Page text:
Tick season in Colorado starts in March and usually peaks sometime in May. Ticks are very common in Colorado, especially in areas where there is a lot of brush. If hiking in the mountains, check for ticks periodically and pull them away from your clothing or before they attach themselves. Insect repellents such as DEET or permethrin will reduce the number of ticks that will climb onto your clothes. The best way to remove a tick is to take a tweezers and slowly and carefully pull it out. Common Colorado ticks and their hosts include the Rocky Mountain wood tick, which lives on small rodents, deer and domestic animals. This is the most common species that bites humans. The American dog tick lives on small rodents, dogs and raccoons, and occasionally bites humans. The rabbit tick lives on rabbits and other small rodents and sometimes bites humans. There are 30 species of ticks reported in Colorado.

What Diseases Do Ticks Transmit in Colorado?

Colorado tick fever is by far the most common disease transmitted by ticks in Colorado. About 100 cases are reported annually, concentrated in Larimer, Boulder, Jefferson and Gunnison counties. Because the symptoms are often fairly mild and mimic other common diseases, such as influenza, it is assumed that many more cases actually occur but are not diagnosed. April, May and June are peak months for Colorado tick fever. Other tick-borne diseases are rare in Colorado. Ticks are involved in transmitting tularemia, which is widespread in many populations of wild rabbits. About 10 to 12 human cases are also reported in the state, although most occur among hunters who handle infected rabbits rather than by tick bites. Relapsing fever occurs infrequently in Colorado, with about 2 or 3 cases reported annually. However, incidence is suspected to be several times higher since it is easily misdiagnosed and is rarely reported. Despite its name, Rocky Mountain spotted fever is very uncommon in Colorado and the rest of the western United States. Currently over 90% of the cases occur east of the Mississippi. However, the disease was first described from Montana and was limited to the Rocky Mountain region until about 1930. An average of about 3 cases are reported annually from Colorado. If you find an attached tick and have flulike symptoms and fatigue, contact a physician for proper diagnosis and treatment.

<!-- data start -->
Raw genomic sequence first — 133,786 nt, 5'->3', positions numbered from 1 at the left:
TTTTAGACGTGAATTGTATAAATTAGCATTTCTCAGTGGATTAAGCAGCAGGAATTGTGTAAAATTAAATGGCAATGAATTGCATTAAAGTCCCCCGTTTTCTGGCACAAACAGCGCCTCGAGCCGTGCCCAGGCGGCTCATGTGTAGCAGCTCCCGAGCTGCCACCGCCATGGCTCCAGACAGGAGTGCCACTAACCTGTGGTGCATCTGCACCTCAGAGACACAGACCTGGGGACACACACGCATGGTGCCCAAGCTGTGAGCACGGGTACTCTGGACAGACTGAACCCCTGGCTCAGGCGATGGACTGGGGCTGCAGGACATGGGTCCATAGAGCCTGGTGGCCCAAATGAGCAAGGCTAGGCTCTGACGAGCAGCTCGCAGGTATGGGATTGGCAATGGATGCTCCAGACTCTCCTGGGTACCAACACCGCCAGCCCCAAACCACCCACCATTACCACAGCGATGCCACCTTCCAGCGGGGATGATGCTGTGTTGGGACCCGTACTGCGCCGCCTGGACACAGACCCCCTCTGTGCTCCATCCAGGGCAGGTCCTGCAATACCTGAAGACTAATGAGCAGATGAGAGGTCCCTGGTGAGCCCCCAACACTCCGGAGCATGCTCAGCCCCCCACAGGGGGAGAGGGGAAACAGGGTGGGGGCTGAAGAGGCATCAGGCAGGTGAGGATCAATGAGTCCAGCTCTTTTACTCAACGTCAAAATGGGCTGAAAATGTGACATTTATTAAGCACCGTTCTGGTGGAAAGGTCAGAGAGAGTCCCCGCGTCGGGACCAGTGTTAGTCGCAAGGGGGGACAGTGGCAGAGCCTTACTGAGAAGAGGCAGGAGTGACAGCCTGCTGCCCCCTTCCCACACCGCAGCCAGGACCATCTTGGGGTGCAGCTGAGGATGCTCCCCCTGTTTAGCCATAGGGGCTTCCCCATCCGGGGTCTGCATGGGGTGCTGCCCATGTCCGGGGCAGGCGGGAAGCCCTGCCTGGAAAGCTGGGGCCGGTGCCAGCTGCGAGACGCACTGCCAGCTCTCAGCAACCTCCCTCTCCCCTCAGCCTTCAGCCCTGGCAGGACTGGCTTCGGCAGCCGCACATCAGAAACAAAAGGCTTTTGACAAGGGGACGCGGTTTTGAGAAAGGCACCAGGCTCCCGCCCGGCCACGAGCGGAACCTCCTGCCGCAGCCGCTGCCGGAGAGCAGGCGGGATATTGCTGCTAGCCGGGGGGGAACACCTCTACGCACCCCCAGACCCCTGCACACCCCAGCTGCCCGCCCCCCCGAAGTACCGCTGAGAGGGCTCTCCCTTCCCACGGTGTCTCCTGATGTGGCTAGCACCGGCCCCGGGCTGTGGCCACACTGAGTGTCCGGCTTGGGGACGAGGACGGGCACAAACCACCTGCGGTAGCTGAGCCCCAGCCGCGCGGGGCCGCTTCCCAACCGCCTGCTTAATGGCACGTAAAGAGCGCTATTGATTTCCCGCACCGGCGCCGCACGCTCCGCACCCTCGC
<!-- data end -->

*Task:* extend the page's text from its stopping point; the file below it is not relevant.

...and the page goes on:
Ticks in the Home

Only one tick can completely develop within a home, the brown dog tick ( Rhipicephalus sanguineus). This is a ‘one-host’ tick that feeds on the blood of dogs. It is fairly common in Colorado, and is usually found on a dog or climbing on walls. It is a subtropical species that maintains itself indoors, unable to survive outdoor winters here. Brown dog tick is most often a problem in kennels. It rarely bites humans and can not develop and reproduce on a diet of human blood. If you find ticks on your dog, treatment of the dog is essential using a flea and tick powder, dip or collar. You also will need to treat places the dog frequents, such as bedding and resting areas.

Using an insecticide, spot-treat cracks along baseboards where ticks may hide. Vacuum ticks and nymphs that crawl up walls and in room corners. It is best to dispose of the vacuum bag once ticks have been collected. Wash all dog bedding. It may take several weeks and multiple treatments of areas in the home to finally eliminate tick infestations.